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< prev - next > Agriculture Cultivation Pest and Disease Management boiling water treatment of banana and plantain (Printable PDF)
A hot bath cleans all: Boiling water treatment of
banana and plantain S. Hauser, D. Coyne
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In the humid tropics of Africa, America, and Asia, banana and plantain (Musa spp.) are important food crops for
millions of people. Global production amounts to about 140 metric tonnes. India, followed by Uganda, produces the
most, and the crop is mainly consumed and traded locally (Lescot 2008). Musa spp. are clonally propagated crops
by using side suckers removed from existing plants/mats. Axenic tissue-cultured plants are increasingly being
used, mostly for commercial plantations. Among the key biotic threats to Musa spp. are plant parasitic nematodes
(several species) and weevils (Cosmopolites sordidus). These are easily carried from field to field through the use
of infected sucker planting material, thus perpetuating the distribution of these pests. The majority of banana and
plantain fields cultivated by smallholder, subsistence farmers are infected with nematodes, weevils or both through
the use of infected suckers. Losses resulting from these pests amount annually to millions of US dollars.
The use of clean, healthy planting
material, especially when fields not
previously planted with Musa spp.
are to be cultivated, has huge
potential to halt the cyclical spread of
nematodes, weevils, and other soil-
and root-borne pests and diseases.
Plant establishment, sucker survival,
plantation longevity and
consequently yields are all increased
by the use of healthy planting
material. The duration to harvest is
reduced (Tenkouano et al. 2006,
Hauser 2007).
Nematode and weevil damage to banana roots and suckers. D. Coyne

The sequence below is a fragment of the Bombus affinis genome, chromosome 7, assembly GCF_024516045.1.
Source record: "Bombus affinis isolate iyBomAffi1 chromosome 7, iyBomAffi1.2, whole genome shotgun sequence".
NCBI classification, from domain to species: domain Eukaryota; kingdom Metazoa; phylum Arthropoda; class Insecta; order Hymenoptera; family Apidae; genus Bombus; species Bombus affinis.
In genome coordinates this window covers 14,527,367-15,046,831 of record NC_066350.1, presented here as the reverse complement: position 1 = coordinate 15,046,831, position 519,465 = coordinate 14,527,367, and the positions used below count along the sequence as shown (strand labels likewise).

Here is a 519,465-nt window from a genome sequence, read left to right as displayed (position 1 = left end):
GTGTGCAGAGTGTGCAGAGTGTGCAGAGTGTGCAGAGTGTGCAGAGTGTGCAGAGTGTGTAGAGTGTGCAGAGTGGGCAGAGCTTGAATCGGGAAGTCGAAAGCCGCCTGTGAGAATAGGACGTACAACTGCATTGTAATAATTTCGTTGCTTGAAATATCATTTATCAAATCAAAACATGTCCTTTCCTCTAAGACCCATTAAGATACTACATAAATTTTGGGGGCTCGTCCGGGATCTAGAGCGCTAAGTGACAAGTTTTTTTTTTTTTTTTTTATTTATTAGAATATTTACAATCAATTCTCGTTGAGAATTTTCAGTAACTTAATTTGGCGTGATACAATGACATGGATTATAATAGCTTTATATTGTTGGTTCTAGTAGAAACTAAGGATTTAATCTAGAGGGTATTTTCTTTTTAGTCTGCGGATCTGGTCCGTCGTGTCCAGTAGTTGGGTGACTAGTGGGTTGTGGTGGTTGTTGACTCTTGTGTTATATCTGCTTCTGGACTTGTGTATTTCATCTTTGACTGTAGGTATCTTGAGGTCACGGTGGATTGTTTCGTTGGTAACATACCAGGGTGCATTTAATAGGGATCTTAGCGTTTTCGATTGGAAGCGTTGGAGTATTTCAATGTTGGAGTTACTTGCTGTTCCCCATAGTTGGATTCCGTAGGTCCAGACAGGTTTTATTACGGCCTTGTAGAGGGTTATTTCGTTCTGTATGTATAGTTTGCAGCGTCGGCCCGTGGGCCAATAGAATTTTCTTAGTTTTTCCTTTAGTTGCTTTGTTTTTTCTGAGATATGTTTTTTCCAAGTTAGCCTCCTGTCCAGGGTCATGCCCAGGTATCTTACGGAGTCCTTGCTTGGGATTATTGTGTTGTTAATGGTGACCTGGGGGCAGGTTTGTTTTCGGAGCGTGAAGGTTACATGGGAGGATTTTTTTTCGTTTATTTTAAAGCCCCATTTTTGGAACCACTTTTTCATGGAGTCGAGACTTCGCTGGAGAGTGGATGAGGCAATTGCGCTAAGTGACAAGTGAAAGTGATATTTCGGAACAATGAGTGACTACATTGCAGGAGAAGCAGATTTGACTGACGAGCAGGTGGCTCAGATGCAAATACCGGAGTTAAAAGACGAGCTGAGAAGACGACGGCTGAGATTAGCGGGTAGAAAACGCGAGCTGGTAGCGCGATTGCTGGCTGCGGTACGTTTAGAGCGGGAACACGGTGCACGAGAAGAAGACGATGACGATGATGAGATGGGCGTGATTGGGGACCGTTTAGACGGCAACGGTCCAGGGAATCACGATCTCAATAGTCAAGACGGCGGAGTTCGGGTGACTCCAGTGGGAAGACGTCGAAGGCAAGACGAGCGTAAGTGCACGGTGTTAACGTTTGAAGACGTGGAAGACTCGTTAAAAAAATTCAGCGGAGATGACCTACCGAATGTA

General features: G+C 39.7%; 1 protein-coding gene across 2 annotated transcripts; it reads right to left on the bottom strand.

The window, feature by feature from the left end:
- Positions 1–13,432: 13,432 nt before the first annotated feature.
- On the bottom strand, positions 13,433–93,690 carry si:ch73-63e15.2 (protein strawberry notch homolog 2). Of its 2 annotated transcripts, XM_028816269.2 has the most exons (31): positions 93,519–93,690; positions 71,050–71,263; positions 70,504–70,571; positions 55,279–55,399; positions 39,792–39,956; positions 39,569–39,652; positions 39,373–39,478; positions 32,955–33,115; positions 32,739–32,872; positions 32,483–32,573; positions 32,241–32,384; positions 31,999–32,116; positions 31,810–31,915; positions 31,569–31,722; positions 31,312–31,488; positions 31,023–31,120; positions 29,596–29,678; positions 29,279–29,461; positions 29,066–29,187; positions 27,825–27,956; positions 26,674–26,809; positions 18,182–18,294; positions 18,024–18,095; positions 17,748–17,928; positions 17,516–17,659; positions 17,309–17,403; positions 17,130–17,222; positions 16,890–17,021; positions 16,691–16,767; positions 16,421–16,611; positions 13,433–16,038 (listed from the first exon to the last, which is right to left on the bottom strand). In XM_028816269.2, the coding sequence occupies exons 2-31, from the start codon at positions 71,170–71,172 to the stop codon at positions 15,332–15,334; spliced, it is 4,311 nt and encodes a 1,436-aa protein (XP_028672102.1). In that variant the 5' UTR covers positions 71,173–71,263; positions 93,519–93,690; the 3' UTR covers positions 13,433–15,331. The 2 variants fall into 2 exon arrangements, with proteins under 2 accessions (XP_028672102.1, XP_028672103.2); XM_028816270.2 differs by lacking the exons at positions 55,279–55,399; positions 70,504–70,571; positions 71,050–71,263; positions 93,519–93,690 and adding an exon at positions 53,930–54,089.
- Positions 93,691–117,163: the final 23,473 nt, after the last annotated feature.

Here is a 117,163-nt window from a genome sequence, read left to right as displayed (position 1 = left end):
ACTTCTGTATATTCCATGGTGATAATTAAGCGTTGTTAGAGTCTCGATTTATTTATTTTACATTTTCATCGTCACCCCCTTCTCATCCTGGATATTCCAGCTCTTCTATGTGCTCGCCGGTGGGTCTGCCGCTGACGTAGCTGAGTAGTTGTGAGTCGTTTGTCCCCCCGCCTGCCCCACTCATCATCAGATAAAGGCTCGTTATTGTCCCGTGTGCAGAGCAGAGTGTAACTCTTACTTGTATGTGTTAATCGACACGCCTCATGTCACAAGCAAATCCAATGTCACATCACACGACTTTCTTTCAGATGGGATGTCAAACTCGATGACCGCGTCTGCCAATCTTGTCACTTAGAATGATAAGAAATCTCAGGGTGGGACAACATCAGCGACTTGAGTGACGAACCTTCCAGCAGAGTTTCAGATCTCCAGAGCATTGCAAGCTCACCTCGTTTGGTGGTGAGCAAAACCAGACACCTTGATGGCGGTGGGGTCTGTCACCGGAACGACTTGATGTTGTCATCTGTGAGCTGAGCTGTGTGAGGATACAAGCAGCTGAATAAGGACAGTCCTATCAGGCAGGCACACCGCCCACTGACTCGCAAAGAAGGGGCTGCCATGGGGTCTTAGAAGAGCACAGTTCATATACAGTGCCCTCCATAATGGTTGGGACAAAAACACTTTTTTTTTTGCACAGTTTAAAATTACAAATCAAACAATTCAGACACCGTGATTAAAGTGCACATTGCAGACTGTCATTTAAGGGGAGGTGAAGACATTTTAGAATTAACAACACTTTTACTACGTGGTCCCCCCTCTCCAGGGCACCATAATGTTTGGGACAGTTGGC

Hot water treatment
Hot water treatment at 50°C of peeled (pared) suckers for 20-25 minutes will effectively reduce nematode and
weevil infestation in the plant crop and successive cycles (ratoons) of both plantain and cooking banana (Hauser
2000; Elsen et al. 2004, Hauser 2007). The method has been difficult for smallholder farmers to manage and
implement because of the delicate balance needed to achieve a temperature that is lethal to nematodes and
weevils in the corm tissue without causing permanent damage to the plant. For commercial plantations and
organized cooperatives, for example, this method of sucker sanitation remains a useful and effective technique.
For smallholders the method is time-consuming, cumbersome, and tricky to regulate. Although it is effective, it
has therefore proved inappropriate in many ways, despite substantial promotion.
Boiling water treatment
To improve the adoption of the hot water treatment, the technique has been adapted by IITA, to use boiling water
and immerse suckers for a short and easily measurable time (IITA 2003, Hauser 2007). Suckers are dipped in
boiling water for between 20 and 30 seconds. They should preferably be peeled, but can be used with the roots
still attached.